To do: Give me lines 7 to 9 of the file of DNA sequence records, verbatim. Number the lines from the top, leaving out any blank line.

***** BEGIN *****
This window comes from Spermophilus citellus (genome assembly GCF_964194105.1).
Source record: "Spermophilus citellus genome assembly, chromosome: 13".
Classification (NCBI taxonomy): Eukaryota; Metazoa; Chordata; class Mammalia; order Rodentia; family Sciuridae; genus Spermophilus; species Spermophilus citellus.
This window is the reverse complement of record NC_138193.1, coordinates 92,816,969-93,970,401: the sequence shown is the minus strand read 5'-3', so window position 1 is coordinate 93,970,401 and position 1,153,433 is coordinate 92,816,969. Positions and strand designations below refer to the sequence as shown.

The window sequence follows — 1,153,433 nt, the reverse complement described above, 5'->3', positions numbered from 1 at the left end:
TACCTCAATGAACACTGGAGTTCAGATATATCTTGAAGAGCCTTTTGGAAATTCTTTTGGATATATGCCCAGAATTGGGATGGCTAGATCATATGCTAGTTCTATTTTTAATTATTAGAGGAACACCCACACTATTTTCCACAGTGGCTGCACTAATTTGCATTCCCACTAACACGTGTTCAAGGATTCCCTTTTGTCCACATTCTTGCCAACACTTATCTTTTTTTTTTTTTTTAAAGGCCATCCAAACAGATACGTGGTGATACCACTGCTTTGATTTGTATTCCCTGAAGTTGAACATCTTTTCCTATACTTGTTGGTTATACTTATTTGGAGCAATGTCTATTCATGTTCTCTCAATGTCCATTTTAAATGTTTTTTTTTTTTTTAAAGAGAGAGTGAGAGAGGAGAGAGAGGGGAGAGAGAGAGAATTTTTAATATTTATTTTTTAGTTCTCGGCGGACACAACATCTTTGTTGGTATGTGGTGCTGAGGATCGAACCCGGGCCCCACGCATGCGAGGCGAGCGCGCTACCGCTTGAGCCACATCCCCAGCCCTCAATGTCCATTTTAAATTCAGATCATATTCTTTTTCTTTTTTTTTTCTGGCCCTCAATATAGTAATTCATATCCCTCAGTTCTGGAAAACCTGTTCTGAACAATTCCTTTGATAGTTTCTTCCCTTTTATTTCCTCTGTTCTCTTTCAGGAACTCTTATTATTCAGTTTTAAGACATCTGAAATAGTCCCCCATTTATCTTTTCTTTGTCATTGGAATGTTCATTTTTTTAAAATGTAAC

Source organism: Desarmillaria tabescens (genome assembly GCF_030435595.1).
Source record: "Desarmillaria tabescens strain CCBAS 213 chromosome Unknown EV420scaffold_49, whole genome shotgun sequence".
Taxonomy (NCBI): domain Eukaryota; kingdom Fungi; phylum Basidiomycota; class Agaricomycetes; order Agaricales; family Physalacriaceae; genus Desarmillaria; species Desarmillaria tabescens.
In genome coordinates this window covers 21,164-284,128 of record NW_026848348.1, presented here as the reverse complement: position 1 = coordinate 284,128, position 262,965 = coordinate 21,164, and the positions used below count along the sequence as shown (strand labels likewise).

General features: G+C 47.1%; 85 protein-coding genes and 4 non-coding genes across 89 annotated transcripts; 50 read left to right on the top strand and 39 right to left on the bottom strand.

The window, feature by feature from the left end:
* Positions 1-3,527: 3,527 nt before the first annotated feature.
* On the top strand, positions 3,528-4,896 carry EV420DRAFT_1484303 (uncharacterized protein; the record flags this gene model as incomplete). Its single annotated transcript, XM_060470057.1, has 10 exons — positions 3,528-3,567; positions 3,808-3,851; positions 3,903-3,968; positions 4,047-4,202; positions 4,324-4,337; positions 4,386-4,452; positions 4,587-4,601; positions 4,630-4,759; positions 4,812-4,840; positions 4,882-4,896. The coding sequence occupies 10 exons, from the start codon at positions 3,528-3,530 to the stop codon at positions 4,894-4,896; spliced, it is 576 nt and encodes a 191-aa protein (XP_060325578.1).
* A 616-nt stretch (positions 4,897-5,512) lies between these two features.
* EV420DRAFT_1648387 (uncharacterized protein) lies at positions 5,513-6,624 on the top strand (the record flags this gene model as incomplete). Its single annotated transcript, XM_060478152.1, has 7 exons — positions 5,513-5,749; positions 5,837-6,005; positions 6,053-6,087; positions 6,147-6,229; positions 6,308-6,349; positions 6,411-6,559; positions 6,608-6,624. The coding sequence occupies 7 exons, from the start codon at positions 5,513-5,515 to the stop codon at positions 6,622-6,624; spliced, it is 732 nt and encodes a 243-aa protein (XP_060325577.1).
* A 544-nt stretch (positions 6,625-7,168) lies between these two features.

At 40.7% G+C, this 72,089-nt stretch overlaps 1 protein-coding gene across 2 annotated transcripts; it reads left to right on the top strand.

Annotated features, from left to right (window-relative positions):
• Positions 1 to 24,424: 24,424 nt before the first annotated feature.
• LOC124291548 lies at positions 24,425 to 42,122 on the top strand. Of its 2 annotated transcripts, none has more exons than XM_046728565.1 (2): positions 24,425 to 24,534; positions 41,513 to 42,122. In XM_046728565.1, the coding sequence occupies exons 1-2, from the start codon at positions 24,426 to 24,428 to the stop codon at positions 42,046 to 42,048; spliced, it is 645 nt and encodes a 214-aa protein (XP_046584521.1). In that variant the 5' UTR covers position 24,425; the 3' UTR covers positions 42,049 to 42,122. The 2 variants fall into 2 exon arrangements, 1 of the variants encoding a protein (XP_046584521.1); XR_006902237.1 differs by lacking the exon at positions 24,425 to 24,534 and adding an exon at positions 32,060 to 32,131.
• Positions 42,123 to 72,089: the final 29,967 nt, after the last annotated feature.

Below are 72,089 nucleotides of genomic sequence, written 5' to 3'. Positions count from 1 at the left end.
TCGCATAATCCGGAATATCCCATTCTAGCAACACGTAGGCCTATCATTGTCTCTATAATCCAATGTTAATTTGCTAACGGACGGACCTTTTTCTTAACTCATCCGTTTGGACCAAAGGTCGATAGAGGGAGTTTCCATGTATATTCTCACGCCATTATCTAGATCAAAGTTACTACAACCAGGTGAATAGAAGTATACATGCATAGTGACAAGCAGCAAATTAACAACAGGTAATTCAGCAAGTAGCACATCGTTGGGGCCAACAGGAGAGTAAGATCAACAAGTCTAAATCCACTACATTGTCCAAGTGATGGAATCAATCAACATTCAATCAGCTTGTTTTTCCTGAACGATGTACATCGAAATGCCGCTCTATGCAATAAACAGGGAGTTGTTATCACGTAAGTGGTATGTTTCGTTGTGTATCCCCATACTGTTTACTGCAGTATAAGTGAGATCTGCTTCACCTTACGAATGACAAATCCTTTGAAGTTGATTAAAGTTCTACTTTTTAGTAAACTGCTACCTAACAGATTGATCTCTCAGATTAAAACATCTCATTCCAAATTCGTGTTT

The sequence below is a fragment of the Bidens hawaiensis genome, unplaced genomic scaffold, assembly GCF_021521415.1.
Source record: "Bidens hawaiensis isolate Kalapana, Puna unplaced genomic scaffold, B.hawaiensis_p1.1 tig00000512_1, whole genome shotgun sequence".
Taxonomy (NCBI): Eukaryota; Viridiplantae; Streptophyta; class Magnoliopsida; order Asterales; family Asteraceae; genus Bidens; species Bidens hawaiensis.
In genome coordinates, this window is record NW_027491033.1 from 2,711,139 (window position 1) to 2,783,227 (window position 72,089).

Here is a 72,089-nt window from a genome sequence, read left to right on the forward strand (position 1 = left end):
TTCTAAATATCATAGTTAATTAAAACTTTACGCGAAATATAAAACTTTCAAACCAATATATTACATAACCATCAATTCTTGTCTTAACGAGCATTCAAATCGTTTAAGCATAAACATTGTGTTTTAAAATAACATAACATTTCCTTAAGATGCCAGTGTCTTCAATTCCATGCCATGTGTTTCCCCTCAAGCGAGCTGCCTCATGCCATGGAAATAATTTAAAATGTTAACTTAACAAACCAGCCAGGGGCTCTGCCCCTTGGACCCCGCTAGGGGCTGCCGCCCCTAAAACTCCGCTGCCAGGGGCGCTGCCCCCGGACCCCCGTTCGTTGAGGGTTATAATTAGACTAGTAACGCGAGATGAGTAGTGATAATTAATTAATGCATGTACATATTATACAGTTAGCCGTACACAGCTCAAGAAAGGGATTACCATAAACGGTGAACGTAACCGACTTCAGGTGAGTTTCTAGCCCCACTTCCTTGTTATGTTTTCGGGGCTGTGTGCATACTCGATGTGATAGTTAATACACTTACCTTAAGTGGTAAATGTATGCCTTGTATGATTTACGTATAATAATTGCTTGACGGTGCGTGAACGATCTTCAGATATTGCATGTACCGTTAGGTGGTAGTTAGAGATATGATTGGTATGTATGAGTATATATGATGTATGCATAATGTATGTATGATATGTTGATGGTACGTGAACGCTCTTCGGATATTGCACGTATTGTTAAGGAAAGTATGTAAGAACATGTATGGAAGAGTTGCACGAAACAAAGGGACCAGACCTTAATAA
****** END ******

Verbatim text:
Source organism: Desarmillaria tabescens (genome assembly GCF_030435595.1).
Source record: "Desarmillaria tabescens strain CCBAS 213 chromosome Unknown EV420scaffold_49, whole genome shotgun sequence".
Taxonomy (NCBI): domain Eukaryota; kingdom Fungi; phylum Basidiomycota; class Agaricomycetes; order Agaricales; family Physalacriaceae; genus Desarmillaria; species Desarmillaria tabescens.